74     // Error handler.
96  }
98  // Access granted.

As we can see in line 72 of chart_generator.php, the user input is fetched from the $_REQUEST superglobal which contains GET and POST parameters, as well as cookie values. The latter is probably the reason why get_parameter() was not used here. The user input $_REQUEST['session_id'] is passed to the constructor of the class PandoraFMS\User without any sanitization. Then, the function check_login() is used to check if a login session variable is set and valid. All in all, the function check_login() evaluates as true if a user with the given session ID exists and then the access is granted.

The following snippet shows what happens in the constructor of class PandoraFMS\User with the attacker controlled value $data['phpsessionid'].


60  public function __construct($data)
61  {
68     if (is_array($data) === true) {
69        if (isset($data['phpsessionid']) === true) {
70           $this->sessions[$data['phpsessionid']] = 1;
71           $info = \db_get_row_filter(
72              'tsessions_php',
73              ['id_session' => $data['phpsessionid']]
74          );
76         if ($info !== false) {
77            // Process.
78            $session_data = session_decode($info['data']);
79            $this->idUser = $_SESSION['id_usuario'];
81            // Valid session.
82            return $this;
83         }

In line 73, the user controlled parameter is passed to the function db_get_row_filter(). This function uses a couple of internal functions that dynamically builds a SQL query based on the provided table name and a condition supplied as an array. At this point, it concatenates the attacker controlled variable directly into a SQL WHERE clause without proper sanitization which leads to a SQL Injection (line 762 in mysql.php).


848  function db_get_row_filter($table, $filter, $fields=false)
849  {  
861     $filter = db_format_array_where_clause_sql($filter, ' WHERE ');
868     $sql = sprintf('SELECT %s FROM %s %s', $fields, $table, $filter);


660  function db_format_array_where_clause_sql($values, $prefix=false)
661  {
668     $query = '';
709     foreach ($values as $field => $value) {
762        $query .= sprintf("%s = '%s'", $field, $value);
771     }
773     return (!empty($query) ? $prefix : '') . $query;

The SQL injection allows an attacker to malform the constructed SQL and, thus, the result set of the database query. From here, an attacker can control the data in $info['data'] in line 71 of User.php. The PHP function session_decode() is then used to load session data from $info['data'] and to populate it into the current $_SESSION in line 78. This way, any user can be impersonated including an administrator with full access privileges by loading its user ID. As a result, the SQL Injection can be used to authenticate as any user. Due to the criticality of the vulnerability we are omitting the exact exploitation details at this point.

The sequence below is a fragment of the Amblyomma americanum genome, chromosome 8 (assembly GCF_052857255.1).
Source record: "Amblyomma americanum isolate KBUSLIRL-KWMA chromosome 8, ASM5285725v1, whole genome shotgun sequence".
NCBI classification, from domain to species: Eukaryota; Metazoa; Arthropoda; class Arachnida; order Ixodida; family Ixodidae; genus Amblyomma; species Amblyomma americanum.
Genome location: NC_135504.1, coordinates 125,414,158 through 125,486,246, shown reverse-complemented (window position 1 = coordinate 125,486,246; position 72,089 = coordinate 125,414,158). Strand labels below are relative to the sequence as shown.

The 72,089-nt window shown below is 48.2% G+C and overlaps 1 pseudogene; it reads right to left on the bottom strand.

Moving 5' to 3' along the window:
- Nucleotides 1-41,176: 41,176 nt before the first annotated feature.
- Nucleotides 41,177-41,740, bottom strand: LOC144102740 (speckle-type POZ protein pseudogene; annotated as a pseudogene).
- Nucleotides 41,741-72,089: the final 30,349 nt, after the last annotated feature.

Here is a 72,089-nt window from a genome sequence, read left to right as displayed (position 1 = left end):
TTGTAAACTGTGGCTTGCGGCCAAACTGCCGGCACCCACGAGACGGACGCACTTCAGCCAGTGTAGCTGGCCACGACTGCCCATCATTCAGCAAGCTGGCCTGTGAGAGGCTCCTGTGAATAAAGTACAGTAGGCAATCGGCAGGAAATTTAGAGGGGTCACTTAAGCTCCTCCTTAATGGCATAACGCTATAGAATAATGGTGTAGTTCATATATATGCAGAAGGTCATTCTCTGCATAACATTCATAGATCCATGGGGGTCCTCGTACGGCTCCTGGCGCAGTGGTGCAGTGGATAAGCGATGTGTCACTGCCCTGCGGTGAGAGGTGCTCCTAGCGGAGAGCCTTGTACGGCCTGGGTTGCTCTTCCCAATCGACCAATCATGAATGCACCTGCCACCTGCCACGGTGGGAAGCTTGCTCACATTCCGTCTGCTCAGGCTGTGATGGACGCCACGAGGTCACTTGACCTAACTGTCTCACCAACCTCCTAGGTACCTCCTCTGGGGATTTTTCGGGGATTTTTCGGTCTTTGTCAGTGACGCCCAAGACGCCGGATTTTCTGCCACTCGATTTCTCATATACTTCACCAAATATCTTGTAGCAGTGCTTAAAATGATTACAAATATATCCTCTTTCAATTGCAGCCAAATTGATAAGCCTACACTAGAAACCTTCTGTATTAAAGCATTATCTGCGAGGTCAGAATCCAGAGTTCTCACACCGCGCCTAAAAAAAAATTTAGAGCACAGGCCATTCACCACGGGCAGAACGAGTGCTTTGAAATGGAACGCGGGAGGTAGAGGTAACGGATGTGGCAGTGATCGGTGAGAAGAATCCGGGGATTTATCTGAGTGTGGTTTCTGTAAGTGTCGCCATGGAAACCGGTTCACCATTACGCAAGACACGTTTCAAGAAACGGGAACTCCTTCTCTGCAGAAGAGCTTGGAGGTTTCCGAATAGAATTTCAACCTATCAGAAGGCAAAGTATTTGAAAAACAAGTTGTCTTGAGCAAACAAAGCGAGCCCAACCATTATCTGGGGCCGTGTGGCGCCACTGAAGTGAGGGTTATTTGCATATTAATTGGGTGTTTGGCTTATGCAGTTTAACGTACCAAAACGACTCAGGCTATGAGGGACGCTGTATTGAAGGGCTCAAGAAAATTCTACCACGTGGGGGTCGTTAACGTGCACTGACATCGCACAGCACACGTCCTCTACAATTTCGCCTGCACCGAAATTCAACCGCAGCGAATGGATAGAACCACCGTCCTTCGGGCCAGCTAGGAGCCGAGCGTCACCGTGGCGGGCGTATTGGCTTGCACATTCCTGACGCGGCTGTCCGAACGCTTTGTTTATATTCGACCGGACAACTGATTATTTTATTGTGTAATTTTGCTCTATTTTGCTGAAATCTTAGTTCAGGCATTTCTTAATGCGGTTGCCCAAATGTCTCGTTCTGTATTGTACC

Note that the function session_decode() is capable of deserializing arbitrary objects similar to the function unserialize(). This means that an attacker could deserialize arbitrary objects via the SQL Injection and this can be another attack vector. In the end, a login bypass is sufficient for an attacker because as an administrator there are already possibilities to execute code (also see CVE-2020-13851).


The vulnerability has been patched by the vendor in the latest version by using the previously introduced wrapper function io_safe_input() to sanitize input. This patch is secure for the applied context and, at the same time, it is difficult to verify for other developers as discussed in the previous section.


71          $info = \db_get_row_filter(
72              'tsessions_php',
73              ['id_session' => io_safe_input($data['phpsessionid'])]
74          );

By looking at this patch in line 73 we don’t know the exact context of the SQL query inside of db_get_row_filter() and if io_safe_input() is a sufficient sanitization. In case db_get_row_filter() would internally craft a SQL query and embed the user-supplied data without surrounding it by quotes ('), the input sanitization designed for HTML markup would not be sufficient because the attackers payload would not need any quotes for exploitation. Adding context-sensitive input sanitization (escaping VS. type casting) or, even better, prepared statements into the database wrapper functions themself would enable a safer usage of these functions independently of the user-supplied filter.


17.01.2020We report all vulnerabilities to the vendor
30.01.2020Pandora FMS releases a security patch


In this blog post we analyzed a critical security vulnerability found in Pandora FMS, a popular IT monitoring solution used by big industry leaders. This vulnerability can lead to a complete takeover of the application and put further network systems at risk. We’ve evaluated its root cause and how different security mechanisms in the code can have pitfalls and lead to such vulnerabilities. Due to the severity of the issues we’ve postponed this release for several months. If you are hosting Pandora FMS and did not update your installation yet, we highly recommend to do so now. We would like to thank the Pandora FMS team who quickly released a patch version 743 after our reports.

You can join the discussion about this vulnerability in our community forum.